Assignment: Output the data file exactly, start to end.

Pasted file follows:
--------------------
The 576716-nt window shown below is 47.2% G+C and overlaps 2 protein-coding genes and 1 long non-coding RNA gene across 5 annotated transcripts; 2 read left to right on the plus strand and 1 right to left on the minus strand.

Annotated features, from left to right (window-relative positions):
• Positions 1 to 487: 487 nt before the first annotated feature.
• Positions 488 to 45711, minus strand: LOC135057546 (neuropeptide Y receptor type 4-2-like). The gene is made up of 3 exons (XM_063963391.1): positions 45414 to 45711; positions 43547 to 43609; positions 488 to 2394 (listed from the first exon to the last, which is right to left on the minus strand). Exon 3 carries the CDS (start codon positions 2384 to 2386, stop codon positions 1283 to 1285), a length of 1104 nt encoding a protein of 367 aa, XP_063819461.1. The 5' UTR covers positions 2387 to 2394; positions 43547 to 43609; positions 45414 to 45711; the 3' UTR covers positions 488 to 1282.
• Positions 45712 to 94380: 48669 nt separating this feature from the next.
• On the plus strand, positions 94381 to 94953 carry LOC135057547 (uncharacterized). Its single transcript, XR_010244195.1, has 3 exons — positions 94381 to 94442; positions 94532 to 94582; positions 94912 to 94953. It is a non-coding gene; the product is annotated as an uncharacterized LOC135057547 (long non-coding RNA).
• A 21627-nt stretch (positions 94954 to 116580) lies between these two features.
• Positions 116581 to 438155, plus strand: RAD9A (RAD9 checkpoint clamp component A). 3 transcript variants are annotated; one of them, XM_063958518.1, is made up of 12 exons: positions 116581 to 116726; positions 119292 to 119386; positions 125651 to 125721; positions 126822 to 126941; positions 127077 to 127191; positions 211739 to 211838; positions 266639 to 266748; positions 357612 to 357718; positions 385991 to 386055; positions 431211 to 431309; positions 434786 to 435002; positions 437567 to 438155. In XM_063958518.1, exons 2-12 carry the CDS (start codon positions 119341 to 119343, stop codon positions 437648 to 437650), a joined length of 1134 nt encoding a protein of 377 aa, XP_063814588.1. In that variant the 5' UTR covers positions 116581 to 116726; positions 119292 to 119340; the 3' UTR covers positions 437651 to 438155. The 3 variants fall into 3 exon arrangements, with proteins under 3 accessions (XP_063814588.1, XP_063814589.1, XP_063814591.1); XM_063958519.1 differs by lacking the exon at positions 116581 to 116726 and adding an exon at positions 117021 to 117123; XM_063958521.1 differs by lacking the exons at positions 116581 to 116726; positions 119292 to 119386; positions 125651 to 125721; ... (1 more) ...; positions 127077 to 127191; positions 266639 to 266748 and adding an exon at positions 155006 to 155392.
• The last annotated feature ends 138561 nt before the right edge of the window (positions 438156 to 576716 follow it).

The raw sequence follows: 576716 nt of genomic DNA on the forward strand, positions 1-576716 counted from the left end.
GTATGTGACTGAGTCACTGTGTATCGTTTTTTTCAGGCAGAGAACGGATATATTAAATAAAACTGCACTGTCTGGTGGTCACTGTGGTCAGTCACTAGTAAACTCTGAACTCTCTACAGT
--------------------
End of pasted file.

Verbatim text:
The 576716-nt window shown below is 47.2% G+C and overlaps 2 protein-coding genes and 1 long non-coding RNA gene across 5 annotated transcripts; 2 read left to right on the plus strand and 1 right to left on the minus strand.

Annotated features, from left to right (window-relative positions):
• Positions 1 to 487: 487 nt before the first annotated feature.
• Positions 488 to 45711, minus strand: LOC135057546 (neuropeptide Y receptor type 4-2-like). The gene is made up of 3 exons (XM_063963391.1): positions 45414 to 45711; positions 43547 to 43609; positions 488 to 2394 (listed from the first exon to the last, which is right to left on the minus strand). Exon 3 carries the CDS (start codon positions 2384 to 2386, stop codon positions 1283 to 1285), a length of 1104 nt encoding a protein of 367 aa, XP_063819461.1. The 5' UTR covers positions 2387 to 2394; positions 43547 to 43609; positions 45414 to 45711; the 3' UTR covers positions 488 to 1282.
• Positions 45712 to 94380: 48669 nt separating this feature from the next.
• On the plus strand, positions 94381 to 94953 carry LOC135057547 (uncharacterized). Its single transcript, XR_010244195.1, has 3 exons — positions 94381 to 94442; positions 94532 to 94582; positions 94912 to 94953. It is a non-coding gene; the product is annotated as an uncharacterized LOC135057547 (long non-coding RNA).
• A 21627-nt stretch (positions 94954 to 116580) lies between these two features.
• Positions 116581 to 438155, plus strand: RAD9A (RAD9 checkpoint clamp component A). 3 transcript variants are annotated; one of them, XM_063958518.1, is made up of 12 exons: positions 116581 to 116726; positions 119292 to 119386; positions 125651 to 125721; positions 126822 to 126941; positions 127077 to 127191; positions 211739 to 211838; positions 266639 to 266748; positions 357612 to 357718; positions 385991 to 386055; positions 431211 to 431309; positions 434786 to 435002; positions 437567 to 438155. In XM_063958518.1, exons 2-12 carry the CDS (start codon positions 119341 to 119343, stop codon positions 437648 to 437650), a joined length of 1134 nt encoding a protein of 377 aa, XP_063814588.1. In that variant the 5' UTR covers positions 116581 to 116726; positions 119292 to 119340; the 3' UTR covers positions 437651 to 438155. The 3 variants fall into 3 exon arrangements, with proteins under 3 accessions (XP_063814588.1, XP_063814589.1, XP_063814591.1); XM_063958519.1 differs by lacking the exon at positions 116581 to 116726 and adding an exon at positions 117021 to 117123; XM_063958521.1 differs by lacking the exons at positions 116581 to 116726; positions 119292 to 119386; positions 125651 to 125721; ... (1 more) ...; positions 127077 to 127191; positions 266639 to 266748 and adding an exon at positions 155006 to 155392.
• The last annotated feature ends 138561 nt before the right edge of the window (positions 438156 to 576716 follow it).

The raw sequence follows: 576716 nt of genomic DNA on the forward strand, positions 1-576716 counted from the left end.
GTATGTGACTGAGTCACTGTGTATCGTTTTTTTCAGGCAGAGAACGGATATATTAAATAAAACTGCACTGTCTGGTGGTCACTGTGGTCAGTCACTAGTAAACTCTGAACTCTCTACAGT